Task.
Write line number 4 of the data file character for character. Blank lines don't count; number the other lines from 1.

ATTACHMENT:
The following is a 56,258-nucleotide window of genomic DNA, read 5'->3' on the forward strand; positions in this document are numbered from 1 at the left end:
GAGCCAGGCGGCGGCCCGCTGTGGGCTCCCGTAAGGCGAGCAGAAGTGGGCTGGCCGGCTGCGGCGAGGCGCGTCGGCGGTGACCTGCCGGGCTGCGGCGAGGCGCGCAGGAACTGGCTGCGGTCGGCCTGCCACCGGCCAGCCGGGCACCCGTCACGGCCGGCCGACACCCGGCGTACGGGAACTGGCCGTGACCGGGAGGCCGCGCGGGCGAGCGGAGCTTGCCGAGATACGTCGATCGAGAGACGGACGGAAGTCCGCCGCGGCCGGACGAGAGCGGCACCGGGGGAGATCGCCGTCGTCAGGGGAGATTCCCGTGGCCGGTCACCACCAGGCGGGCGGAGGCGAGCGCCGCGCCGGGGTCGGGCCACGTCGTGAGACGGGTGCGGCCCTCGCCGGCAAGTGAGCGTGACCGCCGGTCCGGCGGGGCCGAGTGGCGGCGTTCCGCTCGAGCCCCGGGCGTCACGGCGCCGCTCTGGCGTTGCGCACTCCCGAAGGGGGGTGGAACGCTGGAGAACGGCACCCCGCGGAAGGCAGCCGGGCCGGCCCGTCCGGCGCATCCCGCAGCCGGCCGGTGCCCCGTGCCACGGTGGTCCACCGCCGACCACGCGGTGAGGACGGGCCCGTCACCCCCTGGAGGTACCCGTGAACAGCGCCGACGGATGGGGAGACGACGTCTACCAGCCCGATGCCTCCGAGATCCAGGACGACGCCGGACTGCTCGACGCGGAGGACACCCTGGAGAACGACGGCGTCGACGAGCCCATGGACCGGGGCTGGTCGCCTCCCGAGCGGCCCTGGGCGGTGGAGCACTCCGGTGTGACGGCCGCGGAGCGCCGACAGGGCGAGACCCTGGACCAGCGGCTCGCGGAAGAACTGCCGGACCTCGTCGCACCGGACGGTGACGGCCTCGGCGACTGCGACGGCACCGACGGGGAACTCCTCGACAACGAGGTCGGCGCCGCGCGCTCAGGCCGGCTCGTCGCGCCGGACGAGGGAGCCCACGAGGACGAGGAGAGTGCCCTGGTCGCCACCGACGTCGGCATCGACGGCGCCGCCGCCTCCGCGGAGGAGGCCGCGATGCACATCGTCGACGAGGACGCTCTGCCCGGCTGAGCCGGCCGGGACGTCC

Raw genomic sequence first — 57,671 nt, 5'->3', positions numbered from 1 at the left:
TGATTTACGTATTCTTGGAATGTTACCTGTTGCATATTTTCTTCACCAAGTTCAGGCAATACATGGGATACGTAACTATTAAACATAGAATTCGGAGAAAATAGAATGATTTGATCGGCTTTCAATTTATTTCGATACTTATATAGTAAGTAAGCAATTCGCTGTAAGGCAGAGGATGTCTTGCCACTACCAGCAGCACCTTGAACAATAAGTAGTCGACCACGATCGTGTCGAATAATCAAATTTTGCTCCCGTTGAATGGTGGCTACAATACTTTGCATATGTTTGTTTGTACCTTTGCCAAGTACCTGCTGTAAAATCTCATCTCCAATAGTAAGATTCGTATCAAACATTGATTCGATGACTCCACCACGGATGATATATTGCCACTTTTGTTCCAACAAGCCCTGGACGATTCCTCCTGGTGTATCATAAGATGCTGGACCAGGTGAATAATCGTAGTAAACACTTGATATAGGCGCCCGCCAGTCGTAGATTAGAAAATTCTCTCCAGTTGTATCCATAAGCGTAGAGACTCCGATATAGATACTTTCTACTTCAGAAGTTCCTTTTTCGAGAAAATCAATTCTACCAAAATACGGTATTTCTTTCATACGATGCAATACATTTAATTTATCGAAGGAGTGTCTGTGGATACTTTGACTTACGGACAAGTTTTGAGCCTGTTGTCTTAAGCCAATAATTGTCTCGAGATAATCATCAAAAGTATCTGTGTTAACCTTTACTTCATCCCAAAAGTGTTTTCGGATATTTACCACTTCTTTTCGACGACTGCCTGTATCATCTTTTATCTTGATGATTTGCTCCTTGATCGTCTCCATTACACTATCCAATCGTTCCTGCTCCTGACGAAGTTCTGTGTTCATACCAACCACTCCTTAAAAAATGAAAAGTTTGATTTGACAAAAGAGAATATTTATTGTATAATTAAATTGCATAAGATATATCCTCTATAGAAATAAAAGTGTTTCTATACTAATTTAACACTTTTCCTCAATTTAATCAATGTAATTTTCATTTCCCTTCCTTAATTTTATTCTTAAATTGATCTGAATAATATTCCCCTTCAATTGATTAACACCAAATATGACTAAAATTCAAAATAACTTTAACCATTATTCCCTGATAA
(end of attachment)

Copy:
TGATTTACGTATTCTTGGAATGTTACCTGTTGCATATTTTCTTCACCAAGTTCAGGCAATACATGGGATACGTAACTATTAAACATAGAATTCGGAGAAAATAGAATGATTTGATCGGCTTTCAATTTATTTCGATACTTATATAGTAAGTAAGCAATTCGCTGTAAGGCAGAGGATGTCTTGCCACTACCAGCAGCACCTTGAACAATAAGTAGTCGACCACGATCGTGTCGAATAATCAAATTTTGCTCCCGTTGAATGGTGGCTACAATACTTTGCATATGTTTGTTTGTACCTTTGCCAAGTACCTGCTGTAAAATCTCATCTCCAATAGTAAGATTCGTATCAAACATTGATTCGATGACTCCACCACGGATGATATATTGCCACTTTTGTTCCAACAAGCCCTGGACGATTCCTCCTGGTGTATCATAAGATGCTGGACCAGGTGAATAATCGTAGTAAACACTTGATATAGGCGCCCGCCAGTCGTAGATTAGAAAATTCTCTCCAGTTGTATCCATAAGCGTAGAGACTCCGATATAGATACTTTCTACTTCAGAAGTTCCTTTTTCGAGAAAATCAATTCTACCAAAATACGGTATTTCTTTCATACGATGCAATACATTTAATTTATCGAAGGAGTGTCTGTGGATACTTTGACTTACGGACAAGTTTTGAGCCTGTTGTCTTAAGCCAATAATTGTCTCGAGATAATCATCAAAAGTATCTGTGTTAACCTTTACTTCATCCCAAAAGTGTTTTCGGATATTTACCACTTCTTTTCGACGACTGCCTGTATCATCTTTTATCTTGATGATTTGCTCCTTGATCGTCTCCATTACACTATCCAATCGTTCCTGCTCCTGACGAAGTTCTGTGTTCATACCAACCACTCCTTAAAAAATGAAAAGTTTGATTTGACAAAAGAGAATATTTATTGTATAATTAAATTGCATAAGATATATCCTCTATAGAAATAAAAGTGTTTCTATACTAATTTAACACTTTTCCTCAATTTAATCAATGTAATTTTCATTTCCCTTCCTTAATTTTATTCTTAAATTGATCTGAATAATATTCCCCTTCAATTGATTAACACCAAATATGACTAAAATTCAAAATAACTTTAACCATTATTCCCTGATAA